Running can be an addictive hobby, but it doesn’t always start out that way. I have heard so many times from friends. “I hate running, I can’t imagine running if no one is chasing me”. My response to this is that it sucks for everyone at the beginning. You have to get past the point of it being miserable to be able to enjoy it. Also, not every run is bliss. What keeps runners running is that feeling you get when you accomplish something, whether it is just accomplishing a run for the day or achieving a new PR in a workout or a race. This kind of addiction has a lot of great benefits to the mind and body, so it is worth the effort to get there. So, how does one get to this point. How does a person go from a non-runner to an addicted runner, a weekend warrior to an everyday athlete?
The key is slow and steady. The quickest way to ruin good intentions to become a runner is to get injured. The quickest way to an injury is by trying to do too much too soon. How much is too much depends on the kind of activity level you had before. Those who have been rarely seen in any sort of athletic attire in the past year will need to get the body ready before running, while those who have been very physically fit prior to taking on running as part of their routine might be able to jump in a little quicker.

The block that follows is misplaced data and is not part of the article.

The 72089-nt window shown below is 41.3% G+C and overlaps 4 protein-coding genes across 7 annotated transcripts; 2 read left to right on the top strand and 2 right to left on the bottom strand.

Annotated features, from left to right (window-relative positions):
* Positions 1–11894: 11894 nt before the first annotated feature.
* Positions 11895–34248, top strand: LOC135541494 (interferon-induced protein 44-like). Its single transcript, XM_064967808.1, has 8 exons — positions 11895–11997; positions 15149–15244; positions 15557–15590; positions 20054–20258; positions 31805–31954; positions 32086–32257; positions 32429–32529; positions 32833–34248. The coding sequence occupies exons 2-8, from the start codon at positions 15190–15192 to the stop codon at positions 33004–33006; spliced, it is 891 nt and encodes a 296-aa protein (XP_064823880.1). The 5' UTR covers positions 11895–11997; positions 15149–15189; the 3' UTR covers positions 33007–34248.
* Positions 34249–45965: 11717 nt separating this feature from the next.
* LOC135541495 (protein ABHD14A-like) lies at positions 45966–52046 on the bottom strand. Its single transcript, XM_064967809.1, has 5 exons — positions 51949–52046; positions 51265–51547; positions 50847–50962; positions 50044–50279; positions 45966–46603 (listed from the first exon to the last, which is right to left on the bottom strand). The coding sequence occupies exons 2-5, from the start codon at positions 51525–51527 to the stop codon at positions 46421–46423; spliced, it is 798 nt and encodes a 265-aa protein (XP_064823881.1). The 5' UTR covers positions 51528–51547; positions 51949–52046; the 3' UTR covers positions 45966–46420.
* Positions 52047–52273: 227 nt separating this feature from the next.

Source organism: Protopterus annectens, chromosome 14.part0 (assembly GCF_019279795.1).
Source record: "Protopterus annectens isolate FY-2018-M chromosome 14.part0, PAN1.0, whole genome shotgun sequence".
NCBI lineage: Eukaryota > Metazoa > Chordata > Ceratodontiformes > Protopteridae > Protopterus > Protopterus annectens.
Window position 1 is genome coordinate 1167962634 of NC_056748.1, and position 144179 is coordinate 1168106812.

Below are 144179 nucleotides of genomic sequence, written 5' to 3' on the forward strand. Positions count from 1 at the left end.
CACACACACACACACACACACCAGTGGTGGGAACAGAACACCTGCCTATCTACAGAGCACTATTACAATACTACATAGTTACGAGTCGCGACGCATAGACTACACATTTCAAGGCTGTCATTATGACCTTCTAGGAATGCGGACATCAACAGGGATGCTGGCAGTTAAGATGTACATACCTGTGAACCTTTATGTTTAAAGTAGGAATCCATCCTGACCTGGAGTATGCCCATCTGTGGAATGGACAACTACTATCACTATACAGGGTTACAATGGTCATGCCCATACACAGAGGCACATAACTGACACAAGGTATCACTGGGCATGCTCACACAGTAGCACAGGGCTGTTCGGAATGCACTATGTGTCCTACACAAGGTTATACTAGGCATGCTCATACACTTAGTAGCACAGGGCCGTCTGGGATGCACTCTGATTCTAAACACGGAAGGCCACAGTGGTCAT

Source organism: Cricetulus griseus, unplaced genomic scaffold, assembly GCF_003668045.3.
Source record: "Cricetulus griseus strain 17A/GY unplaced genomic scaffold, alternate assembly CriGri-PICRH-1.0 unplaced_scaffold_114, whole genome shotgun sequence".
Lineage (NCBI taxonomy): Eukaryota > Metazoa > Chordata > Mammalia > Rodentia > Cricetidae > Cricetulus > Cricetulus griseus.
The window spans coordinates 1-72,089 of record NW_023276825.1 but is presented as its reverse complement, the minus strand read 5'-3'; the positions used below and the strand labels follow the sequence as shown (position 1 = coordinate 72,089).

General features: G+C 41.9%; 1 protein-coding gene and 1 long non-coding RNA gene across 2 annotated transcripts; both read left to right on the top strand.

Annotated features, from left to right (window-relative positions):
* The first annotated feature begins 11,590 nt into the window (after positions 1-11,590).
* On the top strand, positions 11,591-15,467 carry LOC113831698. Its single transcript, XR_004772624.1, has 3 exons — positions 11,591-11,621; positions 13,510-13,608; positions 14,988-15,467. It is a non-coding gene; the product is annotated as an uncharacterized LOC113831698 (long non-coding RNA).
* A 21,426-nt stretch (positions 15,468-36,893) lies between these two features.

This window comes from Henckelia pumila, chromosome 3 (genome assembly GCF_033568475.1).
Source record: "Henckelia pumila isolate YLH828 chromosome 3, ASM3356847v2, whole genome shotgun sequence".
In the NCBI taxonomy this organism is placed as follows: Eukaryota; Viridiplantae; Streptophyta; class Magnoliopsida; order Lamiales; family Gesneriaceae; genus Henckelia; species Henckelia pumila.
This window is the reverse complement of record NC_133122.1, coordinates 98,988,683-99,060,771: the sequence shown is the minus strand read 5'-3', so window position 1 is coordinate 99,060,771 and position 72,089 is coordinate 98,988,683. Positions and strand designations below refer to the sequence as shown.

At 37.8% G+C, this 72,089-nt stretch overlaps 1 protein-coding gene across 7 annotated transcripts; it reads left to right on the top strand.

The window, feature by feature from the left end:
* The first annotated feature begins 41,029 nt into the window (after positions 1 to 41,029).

The key is to strengthen the needed muscle groups, introduce impact activities (if you haven’t been doing any impact activities prior), then begin running with a gradual progression. If you are immediately having pain as you being a running program (within the first week), you need to gain more strength. If you begin having pain within a few weeks, you need to slow down the progression into your running program.
For more specific running programs perfect for any beginner runner or someone who is trying to return to running injury free, please check out my ebook Painfree Running!